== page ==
We’re only two months into 2023 so far, but as it stands at the moment the Ford Ranger has supplanted the Toyota HiLux atop the sales charts.

    It was the outright best-seller in Australia for both January and February, and there’s no indication it will slow down any time soon.

    But what if you don’t want a Ranger? Well, that’s what we asked the CarExpert team.

    The rules for this challenge are simple. We’ve chosen the Ranger XLT Bi-Turbo dual-cab four-wheel drive as our cutoff, with a sticker price of $61,990 before on-roads.

    Yes, you can spend much more on a Ranger – and we might play that game at some point soon – but for now, we wanted to keep things relatively attainable.

    Check out what the team would spend their own hard-earned on below, and let us know what you’d buy instead in the comments.

    Alborz Fallah: Tank 300 ($55,990 drive-away) – and some modifications

    It’s not even a question for me.

    I would buy a GWM Tank 300, and put 24-inch wheels on it, and wrap it in matte black, and call it G TANK and live happily ever after.

    I love that Tank so very much, I am hoping to do just that when the car goes on sale properly.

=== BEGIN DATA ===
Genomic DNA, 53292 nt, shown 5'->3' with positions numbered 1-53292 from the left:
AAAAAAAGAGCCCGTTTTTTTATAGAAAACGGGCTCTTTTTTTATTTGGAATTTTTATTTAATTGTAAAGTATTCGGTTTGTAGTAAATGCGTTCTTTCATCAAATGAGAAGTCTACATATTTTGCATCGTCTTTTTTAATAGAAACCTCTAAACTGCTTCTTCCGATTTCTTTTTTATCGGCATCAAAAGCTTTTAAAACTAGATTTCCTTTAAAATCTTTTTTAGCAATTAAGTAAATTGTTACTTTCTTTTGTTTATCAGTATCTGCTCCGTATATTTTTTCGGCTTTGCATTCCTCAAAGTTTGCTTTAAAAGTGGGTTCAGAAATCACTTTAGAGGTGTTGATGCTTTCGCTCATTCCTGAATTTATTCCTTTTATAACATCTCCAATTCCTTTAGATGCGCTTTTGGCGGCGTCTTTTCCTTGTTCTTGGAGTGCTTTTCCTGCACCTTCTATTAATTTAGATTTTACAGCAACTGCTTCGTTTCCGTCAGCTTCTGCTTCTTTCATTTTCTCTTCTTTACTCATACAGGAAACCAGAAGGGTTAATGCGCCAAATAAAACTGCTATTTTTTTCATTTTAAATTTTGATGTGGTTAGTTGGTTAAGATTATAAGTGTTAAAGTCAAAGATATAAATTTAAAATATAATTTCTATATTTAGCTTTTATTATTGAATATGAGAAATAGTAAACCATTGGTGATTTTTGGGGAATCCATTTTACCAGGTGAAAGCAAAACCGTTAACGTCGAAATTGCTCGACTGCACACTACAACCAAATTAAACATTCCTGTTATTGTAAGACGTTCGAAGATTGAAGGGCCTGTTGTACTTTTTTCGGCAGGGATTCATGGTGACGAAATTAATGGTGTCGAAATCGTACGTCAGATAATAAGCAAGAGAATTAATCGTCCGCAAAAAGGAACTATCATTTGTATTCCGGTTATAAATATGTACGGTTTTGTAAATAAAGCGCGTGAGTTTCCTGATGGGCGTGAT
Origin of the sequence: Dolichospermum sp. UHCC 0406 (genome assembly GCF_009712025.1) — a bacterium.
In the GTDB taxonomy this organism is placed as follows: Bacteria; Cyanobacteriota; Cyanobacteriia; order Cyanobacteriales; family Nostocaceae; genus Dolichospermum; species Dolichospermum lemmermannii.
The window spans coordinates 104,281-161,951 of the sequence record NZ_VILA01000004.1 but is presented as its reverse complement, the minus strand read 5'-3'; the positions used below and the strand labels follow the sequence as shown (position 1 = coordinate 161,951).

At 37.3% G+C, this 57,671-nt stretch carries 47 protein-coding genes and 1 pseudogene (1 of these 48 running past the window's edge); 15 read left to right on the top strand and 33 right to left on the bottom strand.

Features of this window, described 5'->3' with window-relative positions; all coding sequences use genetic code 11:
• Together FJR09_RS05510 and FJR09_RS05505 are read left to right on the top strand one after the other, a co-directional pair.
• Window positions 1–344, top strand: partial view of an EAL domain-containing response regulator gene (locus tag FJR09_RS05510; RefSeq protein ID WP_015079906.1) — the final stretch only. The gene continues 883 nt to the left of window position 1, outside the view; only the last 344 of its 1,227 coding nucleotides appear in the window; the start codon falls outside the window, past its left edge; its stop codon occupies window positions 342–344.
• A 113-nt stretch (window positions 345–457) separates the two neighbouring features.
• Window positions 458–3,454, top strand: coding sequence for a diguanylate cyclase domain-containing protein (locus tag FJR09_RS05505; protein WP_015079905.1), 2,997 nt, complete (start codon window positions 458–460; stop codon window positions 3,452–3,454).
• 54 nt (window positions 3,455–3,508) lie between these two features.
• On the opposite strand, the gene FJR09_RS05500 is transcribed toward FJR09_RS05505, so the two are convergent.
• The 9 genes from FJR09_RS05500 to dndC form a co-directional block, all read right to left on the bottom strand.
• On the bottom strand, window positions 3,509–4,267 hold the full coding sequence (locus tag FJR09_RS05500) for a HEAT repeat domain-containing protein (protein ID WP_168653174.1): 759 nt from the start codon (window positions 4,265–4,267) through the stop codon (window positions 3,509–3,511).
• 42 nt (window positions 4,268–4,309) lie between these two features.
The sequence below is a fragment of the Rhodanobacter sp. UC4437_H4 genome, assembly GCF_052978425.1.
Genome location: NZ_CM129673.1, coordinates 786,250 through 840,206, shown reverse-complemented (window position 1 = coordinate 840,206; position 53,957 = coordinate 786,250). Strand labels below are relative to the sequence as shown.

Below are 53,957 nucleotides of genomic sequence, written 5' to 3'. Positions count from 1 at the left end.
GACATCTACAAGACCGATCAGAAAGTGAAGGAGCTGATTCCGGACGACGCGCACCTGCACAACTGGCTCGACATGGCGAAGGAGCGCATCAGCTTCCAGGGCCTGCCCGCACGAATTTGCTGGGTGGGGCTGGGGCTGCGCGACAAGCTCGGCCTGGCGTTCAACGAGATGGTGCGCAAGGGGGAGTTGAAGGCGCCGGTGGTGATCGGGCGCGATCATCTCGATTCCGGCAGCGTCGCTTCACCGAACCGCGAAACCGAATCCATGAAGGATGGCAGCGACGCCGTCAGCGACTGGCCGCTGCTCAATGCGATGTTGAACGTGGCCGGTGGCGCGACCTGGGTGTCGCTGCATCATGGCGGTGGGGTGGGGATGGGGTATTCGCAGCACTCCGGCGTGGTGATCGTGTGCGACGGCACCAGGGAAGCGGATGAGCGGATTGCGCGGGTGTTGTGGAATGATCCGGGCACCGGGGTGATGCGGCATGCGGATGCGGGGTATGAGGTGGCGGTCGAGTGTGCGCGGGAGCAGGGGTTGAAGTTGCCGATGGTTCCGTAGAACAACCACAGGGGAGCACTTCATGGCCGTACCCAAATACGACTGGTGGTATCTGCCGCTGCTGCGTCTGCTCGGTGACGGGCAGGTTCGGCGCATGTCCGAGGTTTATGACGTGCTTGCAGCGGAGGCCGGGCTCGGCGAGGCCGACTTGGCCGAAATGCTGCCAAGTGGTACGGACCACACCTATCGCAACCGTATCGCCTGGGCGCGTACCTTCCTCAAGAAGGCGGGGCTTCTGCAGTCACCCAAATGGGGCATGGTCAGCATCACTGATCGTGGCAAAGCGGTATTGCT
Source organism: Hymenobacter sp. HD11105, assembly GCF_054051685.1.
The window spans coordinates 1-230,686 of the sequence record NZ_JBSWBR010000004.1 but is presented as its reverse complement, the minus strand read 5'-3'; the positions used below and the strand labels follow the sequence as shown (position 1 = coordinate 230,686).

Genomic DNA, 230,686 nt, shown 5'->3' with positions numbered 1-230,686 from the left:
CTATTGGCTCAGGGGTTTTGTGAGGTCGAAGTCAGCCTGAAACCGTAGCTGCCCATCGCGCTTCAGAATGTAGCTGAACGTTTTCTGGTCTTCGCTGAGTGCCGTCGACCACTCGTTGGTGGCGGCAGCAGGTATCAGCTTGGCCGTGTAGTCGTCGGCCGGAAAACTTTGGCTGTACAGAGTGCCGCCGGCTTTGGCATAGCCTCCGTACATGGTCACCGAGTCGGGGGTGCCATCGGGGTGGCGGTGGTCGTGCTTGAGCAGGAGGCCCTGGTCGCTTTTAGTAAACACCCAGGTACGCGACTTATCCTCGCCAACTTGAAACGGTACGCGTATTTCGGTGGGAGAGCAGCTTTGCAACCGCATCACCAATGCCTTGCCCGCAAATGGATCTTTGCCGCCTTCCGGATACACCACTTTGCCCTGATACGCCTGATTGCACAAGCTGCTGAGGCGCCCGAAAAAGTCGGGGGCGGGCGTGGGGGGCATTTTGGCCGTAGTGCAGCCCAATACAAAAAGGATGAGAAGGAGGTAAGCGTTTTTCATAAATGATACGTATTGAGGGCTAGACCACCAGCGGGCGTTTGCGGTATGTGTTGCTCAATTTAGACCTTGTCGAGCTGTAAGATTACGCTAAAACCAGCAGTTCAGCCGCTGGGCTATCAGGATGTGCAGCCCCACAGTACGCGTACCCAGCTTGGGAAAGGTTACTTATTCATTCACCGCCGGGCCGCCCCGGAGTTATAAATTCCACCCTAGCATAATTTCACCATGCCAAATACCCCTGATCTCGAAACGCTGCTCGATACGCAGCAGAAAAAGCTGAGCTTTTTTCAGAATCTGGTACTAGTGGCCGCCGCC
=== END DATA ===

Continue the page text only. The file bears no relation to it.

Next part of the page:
Scott Collie: Subaru WRX RS manual ($50,490 before on-roads)

    This isn’t the car I really want, but rules are rules and the Honda Civic Type R is just too damn expensive to qualify. Boo.

    I know the WRX isn’t perfect, but it does a lot of what I want in a daily. It’s all-wheel drive for trips to the snow, manual, and has enough space for golf clubs in the boot. It’s also pretty damn quick.

    I know it’s not quite the wild child it once was, but there’s a lot of potential in the latest model that could be freed up with a few choice modifications. The extra $10,000 left below budget is enough to get me an exhaust, along with some racier wheels and sticky tyres (maybe) that would release the beast lying within.

    As for how I’d specify it? Red, manual (like god intended), in RS form to get a nice interior.